Working closely with the community and local government, the department administers leases, carries out sustainable land management activities and programs, and maximises opportunities for land diversification and regional development.
More details on Western lands
Crown or ‘paper’ roads were established during the settlement of NSW and are part of the state’s public road network.
Generally, Crown public roads provide access to freehold and leasehold land where little or no subdivision has occurred since the original Crown subdivision of NSW in the early nineteenth century. Most Crown roads are found in rural areas and many have never been constructed, so they are called ‘paper roads’.
They are managed under the Roads Act 1993.
National Parks and State forests are also public land, but are administered under different legislation to the main types of Crown land. National Parks are administered under the National Parks Act 1974, while State forests fall under the Forestry Act 2012.
NSW National Parks and Wildlife Service manages national parks, and the state-owned Forestry Corporation manages State forests.
Crown lands make a positive contribution to the social, economic, environmental and cultural features of our state.
Crown lands deliver a variety of services to both government and the broader community, including:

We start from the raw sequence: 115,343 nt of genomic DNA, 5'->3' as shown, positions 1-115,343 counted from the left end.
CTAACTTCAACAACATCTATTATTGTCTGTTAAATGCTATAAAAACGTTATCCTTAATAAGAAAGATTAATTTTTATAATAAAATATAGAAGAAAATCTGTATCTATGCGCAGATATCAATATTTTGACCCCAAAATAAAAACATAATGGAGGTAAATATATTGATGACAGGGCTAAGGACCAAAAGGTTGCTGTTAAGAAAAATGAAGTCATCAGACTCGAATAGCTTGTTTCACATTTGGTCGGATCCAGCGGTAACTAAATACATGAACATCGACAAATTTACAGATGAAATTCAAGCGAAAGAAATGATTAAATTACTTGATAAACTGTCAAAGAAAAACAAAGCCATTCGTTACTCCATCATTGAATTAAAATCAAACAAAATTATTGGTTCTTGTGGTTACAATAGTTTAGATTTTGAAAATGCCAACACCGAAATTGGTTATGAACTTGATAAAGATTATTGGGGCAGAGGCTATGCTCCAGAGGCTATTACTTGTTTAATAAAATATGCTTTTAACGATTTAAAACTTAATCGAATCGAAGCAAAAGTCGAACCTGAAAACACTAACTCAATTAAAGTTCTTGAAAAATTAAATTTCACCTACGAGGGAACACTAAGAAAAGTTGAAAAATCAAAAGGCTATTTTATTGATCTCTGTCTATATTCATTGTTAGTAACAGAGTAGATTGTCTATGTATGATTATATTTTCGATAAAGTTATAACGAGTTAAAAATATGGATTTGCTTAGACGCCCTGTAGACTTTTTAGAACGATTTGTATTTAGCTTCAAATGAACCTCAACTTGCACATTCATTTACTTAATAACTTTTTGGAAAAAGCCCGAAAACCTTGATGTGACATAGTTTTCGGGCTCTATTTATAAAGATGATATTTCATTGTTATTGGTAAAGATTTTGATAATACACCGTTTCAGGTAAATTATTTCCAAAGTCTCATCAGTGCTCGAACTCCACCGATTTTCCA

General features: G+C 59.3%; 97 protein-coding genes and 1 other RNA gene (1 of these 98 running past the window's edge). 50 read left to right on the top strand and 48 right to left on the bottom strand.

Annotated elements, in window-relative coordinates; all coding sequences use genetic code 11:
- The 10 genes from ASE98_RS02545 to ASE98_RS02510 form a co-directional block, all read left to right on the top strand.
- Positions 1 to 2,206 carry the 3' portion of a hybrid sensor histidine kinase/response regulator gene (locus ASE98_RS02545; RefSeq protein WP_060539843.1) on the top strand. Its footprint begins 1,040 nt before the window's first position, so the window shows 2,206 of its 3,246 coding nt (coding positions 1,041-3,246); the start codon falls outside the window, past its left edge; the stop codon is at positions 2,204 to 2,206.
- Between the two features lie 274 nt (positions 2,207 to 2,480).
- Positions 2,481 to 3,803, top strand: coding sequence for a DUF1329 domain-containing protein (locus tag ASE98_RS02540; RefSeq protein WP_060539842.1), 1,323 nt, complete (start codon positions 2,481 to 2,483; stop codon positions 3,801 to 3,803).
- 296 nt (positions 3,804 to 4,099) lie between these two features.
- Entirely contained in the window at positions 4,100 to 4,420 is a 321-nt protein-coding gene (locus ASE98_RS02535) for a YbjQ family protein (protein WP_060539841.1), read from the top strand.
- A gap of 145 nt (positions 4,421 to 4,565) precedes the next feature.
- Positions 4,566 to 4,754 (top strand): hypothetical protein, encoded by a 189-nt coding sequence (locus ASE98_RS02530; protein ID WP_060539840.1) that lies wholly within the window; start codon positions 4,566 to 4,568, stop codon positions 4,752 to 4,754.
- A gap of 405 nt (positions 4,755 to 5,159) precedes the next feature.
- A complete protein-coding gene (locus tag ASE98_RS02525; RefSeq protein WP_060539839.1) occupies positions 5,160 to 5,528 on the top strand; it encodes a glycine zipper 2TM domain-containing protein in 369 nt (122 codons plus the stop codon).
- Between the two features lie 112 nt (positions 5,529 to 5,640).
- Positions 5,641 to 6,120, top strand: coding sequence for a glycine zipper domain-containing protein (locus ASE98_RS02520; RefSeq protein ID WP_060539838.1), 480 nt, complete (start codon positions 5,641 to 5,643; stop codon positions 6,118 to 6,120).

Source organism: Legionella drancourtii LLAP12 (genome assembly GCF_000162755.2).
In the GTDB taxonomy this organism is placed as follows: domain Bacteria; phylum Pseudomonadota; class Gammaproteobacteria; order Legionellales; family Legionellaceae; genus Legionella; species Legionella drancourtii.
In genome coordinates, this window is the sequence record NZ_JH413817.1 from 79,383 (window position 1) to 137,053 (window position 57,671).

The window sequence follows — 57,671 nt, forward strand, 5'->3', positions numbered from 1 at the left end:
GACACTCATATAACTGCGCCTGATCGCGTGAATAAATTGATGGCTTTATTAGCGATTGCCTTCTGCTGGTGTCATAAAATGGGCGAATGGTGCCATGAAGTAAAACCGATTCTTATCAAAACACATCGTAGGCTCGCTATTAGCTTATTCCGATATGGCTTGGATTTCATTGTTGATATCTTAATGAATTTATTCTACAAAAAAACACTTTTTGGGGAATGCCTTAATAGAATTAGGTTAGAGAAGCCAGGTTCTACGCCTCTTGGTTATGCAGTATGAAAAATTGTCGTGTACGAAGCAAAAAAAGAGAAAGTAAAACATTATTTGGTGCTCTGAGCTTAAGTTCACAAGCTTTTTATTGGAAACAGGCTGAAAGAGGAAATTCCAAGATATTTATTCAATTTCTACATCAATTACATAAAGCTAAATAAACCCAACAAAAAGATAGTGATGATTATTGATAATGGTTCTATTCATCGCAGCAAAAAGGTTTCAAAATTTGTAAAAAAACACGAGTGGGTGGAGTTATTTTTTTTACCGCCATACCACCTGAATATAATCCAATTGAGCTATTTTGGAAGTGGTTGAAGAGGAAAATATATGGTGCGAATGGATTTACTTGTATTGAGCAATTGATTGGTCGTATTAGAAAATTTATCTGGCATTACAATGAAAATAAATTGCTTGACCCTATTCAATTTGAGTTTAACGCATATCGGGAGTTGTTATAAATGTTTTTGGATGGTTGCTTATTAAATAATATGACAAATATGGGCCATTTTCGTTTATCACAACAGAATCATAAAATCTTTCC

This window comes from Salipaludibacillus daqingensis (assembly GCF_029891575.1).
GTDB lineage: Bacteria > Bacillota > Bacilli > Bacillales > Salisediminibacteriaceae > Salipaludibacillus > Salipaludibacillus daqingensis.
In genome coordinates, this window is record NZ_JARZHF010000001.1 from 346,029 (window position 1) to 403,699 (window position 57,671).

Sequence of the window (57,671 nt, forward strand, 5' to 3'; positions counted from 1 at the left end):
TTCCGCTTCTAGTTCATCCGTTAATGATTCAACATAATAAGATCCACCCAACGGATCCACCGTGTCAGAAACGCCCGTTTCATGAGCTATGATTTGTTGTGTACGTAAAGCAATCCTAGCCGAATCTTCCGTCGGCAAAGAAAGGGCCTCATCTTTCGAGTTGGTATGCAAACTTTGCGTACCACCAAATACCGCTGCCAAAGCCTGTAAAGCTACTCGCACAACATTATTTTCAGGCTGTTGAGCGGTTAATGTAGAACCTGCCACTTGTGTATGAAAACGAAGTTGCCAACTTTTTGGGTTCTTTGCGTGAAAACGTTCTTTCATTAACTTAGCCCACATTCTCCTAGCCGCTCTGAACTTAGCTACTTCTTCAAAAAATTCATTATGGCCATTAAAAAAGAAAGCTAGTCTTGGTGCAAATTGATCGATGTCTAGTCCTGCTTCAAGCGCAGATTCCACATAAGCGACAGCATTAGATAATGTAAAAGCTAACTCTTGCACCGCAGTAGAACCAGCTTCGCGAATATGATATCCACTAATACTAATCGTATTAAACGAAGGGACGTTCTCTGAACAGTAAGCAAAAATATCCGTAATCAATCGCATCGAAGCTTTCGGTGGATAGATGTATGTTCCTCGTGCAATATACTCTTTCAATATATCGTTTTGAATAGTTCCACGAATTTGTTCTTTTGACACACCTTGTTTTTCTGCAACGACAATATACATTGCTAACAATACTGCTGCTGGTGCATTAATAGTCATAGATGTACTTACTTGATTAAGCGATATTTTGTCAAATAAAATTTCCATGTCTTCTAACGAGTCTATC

The use of Crown land depends on the type and the purpose of the land. Western lands are mostly used for agriculture and grazing, with some residential and business uses. Generally, the use of a reserve must be consistent with or support the purposes stated in the reservation or dedication.
Where possible, multiple uses of reserves are encouraged, where those uses are consistent with the purpose of the reserve. For example, a reserve for public recreation could be used by various sporting groups, by the general public for recreation and with ancillary commercial activity such as a kiosk or café to improve users’ recreational experience.
It’s important the use does not affect native title rights under the Native Title Act 1993.
When New South Wales was first colonised by the British, the British presumed that all land in the colony was owned by the British monarchy, or Crown.
As the colony developed and demand for private landholding grew, land was made available for sale or lease to the public. The system of reserving Crown land developed at that time to ensure that land was also retained for public and future uses. New land can also be added to the Crown land estate via acquisition or other means.
While community thinking has evolved to now recognise Aboriginal people and their traditional ownership, the legacy of the Crown reserve system is that large areas of land are owned by the public for the benefit of the public, rather than by private individuals or businesses. Learn more about Aboriginal interests.
This Crown land manager web resource was printed on 30 May 2023. The information contained in this web resource is based on knowledge and understanding at the time of writing May 2023. However, because of advances in knowledge, users are reminded of the need to ensure that the information upon which they rely is up to date and to check the currency of the information by referring to the website (www.reservemanager.nsw.gov.au).
© State of New South Wales through Department of Planning, Industry & Environment 2023.
Page link: https://reservemanager.crownland.nsw.gov.au/who-we-are/what-is-crown-land